The legal framework in Norway is considered to contain a relatively high degree of prescriptiveness compared to other Nordic countries (Ring et al. 2017). This means, that despite Norway’s relatively low proportion of public forest, Norwegian legislation is procedurally prescriptive in nature by emphasis on the importance of conserving ecological values and maintaining integrity of ecological systems. This is evident in the more detailed regulations on protective measures given in the 2006 Regulation on Sustainable Forestry, specifying that forestry operations should adhere to the requirements of the national PEFC standard (LMD 2006).
The Norwegian PEFC standard, also known as the Norwegian adaptation of the Programme for the Endorsement of Forest Certification, is the forest industry’s own standard and certification scheme that sets criteria for sustainable forest management. Currently, 75% of Norway’s forest land is certified under the PEFC standard (Ring et al. 2017). In practice, though, close to all forest produce on the Norwegian market falls under the PEFC standard, as the remaining 25% forest areas are not under active production.Footnote 1 Other Nordic countries have their own national Forest Stewardship Council (FSC) standards for certification running in parallel with their PEFC standard. The Norwegian FSC standard was discontinued in 2010, together with the collapse of the Living Forests initiative, although negotiations for a new standard are underway. Regardless of the current absence of a national standard, some 3% of Norway’s forest areas are certified by the international FSC standard.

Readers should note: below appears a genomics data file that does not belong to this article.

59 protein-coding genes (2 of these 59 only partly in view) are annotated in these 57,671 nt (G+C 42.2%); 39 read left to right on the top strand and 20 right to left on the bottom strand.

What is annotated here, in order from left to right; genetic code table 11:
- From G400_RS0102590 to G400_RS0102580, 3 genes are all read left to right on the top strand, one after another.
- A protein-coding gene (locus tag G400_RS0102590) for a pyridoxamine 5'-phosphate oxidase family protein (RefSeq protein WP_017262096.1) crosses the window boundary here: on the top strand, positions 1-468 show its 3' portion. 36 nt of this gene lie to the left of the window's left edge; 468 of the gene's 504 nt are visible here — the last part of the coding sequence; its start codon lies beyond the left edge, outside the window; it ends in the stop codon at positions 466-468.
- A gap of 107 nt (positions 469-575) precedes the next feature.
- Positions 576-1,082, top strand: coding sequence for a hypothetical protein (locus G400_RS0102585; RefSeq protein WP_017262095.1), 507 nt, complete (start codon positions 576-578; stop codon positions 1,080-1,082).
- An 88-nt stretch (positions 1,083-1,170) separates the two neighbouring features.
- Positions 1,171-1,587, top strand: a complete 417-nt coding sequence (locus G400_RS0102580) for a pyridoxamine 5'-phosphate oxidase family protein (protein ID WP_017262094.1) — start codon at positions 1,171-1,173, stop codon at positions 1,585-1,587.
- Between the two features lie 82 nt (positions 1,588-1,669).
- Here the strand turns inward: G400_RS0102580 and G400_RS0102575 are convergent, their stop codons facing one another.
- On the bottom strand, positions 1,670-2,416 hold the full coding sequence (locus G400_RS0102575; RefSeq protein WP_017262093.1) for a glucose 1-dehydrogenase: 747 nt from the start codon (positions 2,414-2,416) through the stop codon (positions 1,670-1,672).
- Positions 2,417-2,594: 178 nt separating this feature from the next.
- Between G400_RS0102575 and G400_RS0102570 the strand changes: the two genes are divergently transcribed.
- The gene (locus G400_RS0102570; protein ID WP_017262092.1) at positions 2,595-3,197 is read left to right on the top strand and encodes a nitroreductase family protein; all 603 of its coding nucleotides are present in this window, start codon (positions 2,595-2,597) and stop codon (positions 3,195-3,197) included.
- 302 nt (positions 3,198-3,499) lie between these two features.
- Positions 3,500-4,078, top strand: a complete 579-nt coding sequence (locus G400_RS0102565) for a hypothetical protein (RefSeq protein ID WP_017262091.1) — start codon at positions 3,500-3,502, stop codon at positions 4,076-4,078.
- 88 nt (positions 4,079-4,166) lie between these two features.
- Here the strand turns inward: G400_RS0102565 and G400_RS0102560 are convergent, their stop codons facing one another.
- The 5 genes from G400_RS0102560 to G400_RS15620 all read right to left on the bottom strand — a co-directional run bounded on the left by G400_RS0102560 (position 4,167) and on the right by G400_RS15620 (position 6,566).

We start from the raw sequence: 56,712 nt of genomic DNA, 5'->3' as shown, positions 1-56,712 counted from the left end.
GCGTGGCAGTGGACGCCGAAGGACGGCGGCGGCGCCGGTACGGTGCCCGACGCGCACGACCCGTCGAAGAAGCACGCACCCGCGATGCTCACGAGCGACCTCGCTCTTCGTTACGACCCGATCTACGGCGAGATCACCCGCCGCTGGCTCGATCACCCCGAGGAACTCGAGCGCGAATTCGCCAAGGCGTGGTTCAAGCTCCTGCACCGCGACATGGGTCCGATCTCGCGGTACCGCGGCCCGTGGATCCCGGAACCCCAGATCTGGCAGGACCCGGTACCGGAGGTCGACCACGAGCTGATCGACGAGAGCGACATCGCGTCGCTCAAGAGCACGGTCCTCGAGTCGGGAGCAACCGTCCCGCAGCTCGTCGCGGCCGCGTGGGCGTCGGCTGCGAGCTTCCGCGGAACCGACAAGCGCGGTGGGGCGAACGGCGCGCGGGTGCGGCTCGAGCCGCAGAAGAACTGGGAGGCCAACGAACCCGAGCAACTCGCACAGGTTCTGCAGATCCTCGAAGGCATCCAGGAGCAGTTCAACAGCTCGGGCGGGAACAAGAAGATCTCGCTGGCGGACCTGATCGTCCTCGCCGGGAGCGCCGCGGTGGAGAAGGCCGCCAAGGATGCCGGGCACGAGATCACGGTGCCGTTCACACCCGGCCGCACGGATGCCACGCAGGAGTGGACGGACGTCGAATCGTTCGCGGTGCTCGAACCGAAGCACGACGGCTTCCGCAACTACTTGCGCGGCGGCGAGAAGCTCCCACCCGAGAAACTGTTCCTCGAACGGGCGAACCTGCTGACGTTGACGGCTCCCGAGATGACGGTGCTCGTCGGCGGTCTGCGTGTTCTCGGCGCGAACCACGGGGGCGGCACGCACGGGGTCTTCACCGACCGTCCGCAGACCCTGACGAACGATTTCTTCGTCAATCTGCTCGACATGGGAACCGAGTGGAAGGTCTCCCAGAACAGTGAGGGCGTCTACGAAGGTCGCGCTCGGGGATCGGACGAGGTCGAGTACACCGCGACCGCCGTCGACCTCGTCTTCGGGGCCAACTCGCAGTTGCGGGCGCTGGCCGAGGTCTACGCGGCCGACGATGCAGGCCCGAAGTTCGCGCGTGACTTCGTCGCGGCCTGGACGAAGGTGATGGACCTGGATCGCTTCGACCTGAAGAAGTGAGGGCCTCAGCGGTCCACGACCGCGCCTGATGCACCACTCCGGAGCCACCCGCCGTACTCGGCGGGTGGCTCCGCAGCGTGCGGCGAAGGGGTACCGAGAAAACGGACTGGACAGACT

The PEFC standard emphasises that the forests must be managed sustainably in a manner that gives financial returns to the forest owner, adds value at local and national levels, and makes a positive climate contribution, while also safeguarding outdoor recreation and environmental values (PEFC 2015, req. 1). The PEFC standard specifically requires the incorporation of a long-term perspective in forestry planning, and the forest’s contribution in the absorption and storage of carbon (PEFC 2015, req. 3). The PEFC Standard aims at safeguarding biodiversity and water resources by guaranteeing the water quality in lakes and waterways and creating habitats for species which naturally live in or near to waterways. The Norwegian PEFC Standard requires a variety of protection zones, such as the 10-15 m buffer zones, and vegetation belts around lakes, rivers and streams (PEFC 2015, req. 24).
There is criticism raised against the forest industry’s standards in Fennoscandian context, as a higher degree of voluntary certification is not necessarily accompanied by positive environmental impacts (Johansson and Lidestav 2011). Kuuluvainen et al. (2019) argue that in Finland the PEFC standard lacks scientific credibility in safeguarding biodiversity when it comes to retention practices. Hence, the protective measures stipulated by the PEFC standard are not necessarily sufficient in safeguarding environmental values. However, the PEFC standard provides guidelines at a level so detailed that we consider that the requirements of the legal framework in Norway to a large extent are fulfilled if a forestry measure or activity is carried out in accordance with the PEFC standard, such as the duty of care regulation under the Nature Diversity Act.
In light of the legal framework we will in the following section explore more specifically the effects on surface waters under the three different intensification measures.
Exploring the impacts of intensified forestry on surface water quality